Gardeners warned about Legionnaire's risk
Gardeners are being warned about the risk of Legionnaire's disease from compost, after a pensioner developed the disease after handling some.
The 67-year-old ended up in intensive care after being infected through a cut to his hand which he got while using a trowel, the Lancet reported
He has now fully recovered from the rare form of the disease.
But doctors said precautions could be taken and medics should be aware, so it can be quickly diagnosed.
The man, described as previously fit and healthy and a "keen gardener", was struck down by a serious fever in March.
Doctors saw him in the Royal Alexandra Hospital in Paisley, central Scotland, after eight days of trembling, confusion, lethargy and shortness of breath, but initially failed to diagnose the problem.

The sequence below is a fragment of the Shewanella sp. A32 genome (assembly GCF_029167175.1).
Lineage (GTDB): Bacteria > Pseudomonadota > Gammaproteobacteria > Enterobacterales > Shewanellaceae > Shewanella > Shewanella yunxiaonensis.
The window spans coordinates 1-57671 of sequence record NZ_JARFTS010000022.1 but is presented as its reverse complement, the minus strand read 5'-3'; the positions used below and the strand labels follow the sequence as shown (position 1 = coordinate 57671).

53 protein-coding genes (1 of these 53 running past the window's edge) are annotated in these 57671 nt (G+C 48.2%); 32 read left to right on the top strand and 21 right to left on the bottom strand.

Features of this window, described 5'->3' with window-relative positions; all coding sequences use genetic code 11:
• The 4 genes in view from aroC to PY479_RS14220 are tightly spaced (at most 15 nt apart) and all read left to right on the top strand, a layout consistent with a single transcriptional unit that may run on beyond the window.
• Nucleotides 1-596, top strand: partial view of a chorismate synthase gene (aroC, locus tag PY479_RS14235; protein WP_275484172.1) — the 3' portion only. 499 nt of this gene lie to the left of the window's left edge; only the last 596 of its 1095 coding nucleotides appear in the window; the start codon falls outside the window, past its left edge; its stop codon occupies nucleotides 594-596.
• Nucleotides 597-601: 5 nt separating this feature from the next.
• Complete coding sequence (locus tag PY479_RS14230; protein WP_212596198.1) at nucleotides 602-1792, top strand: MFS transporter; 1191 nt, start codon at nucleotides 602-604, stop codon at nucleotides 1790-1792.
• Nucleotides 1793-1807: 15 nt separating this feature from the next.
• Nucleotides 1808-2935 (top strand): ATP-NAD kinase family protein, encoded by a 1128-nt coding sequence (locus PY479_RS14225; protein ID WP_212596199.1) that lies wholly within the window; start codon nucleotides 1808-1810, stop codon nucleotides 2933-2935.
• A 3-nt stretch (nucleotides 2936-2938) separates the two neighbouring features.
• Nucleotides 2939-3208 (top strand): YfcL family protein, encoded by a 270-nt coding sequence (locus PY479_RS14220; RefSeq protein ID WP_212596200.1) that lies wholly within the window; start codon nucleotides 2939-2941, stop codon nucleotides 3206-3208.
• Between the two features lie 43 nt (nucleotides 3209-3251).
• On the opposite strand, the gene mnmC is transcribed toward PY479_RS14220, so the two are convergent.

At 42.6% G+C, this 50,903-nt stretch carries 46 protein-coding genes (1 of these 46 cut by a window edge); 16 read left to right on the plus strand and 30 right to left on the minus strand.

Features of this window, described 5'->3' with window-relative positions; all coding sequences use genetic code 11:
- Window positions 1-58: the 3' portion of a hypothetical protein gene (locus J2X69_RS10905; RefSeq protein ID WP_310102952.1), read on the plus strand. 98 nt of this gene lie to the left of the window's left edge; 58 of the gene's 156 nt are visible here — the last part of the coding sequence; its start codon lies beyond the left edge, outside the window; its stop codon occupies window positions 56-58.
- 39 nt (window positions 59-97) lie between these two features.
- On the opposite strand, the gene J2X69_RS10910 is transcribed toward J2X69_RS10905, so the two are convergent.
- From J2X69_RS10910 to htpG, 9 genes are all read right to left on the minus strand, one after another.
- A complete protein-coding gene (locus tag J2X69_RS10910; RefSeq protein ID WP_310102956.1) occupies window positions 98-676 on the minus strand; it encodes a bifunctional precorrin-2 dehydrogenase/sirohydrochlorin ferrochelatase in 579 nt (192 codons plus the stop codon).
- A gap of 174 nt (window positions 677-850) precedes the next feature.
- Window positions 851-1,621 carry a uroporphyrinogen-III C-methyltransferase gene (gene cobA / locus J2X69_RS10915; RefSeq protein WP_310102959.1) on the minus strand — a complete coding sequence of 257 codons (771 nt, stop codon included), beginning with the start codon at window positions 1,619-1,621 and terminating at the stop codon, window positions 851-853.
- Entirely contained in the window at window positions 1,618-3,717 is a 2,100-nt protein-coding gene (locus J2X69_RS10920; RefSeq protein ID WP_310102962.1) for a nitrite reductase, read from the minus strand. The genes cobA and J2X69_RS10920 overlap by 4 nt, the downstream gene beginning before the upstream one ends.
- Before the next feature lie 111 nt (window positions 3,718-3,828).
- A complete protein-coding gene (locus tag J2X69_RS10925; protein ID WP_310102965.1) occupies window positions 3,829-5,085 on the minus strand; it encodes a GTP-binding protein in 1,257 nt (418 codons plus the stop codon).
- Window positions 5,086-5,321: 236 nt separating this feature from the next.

It was not until he had an invasive procedure where the lung is washed out to obtain a sample that Legionnaire's was identified.
He tested positive for Legionella longbeachae, a rare form which cannot be detected through normal tests.
Legionnaire's disease is normally caused by the bug Legionella pneumophila, which lives naturally in rivers, lakes, and reservoirs, and can also be found in man-made structures containing water such as air conditioning systems.
End Quote Dr Simon Pattern Patient's doctor
I think doctors and gardeners need to be aware of this. The risk may be low, but precautions can be taken”
Legionella longbeachae is a less common and is mostly found in soil and potting compost.
In the UK, just nine cases have been reported since 1984.
However, it is much more common in Australia, New Zealand and Japan, where it accounts for about 30% of all cases of Legionnaire's disease and has been linked to gardening.
Dr Simon Patten, who treated the patient at the Royal Alexandra Hospital, said: "I think doctors and gardeners need to be aware of this. The risk may be low, but precautions can be taken."
The Royal Horticultural Society acknowledged Legionnaire's was a risk, but called for a "common-sense approach".
It recommends wearing gloves, not opening composts bags with your head right over them and folding the top of the bags over when they are not in use.
It said gardeners may also want to consider wearing dust masks when turning composts heaps.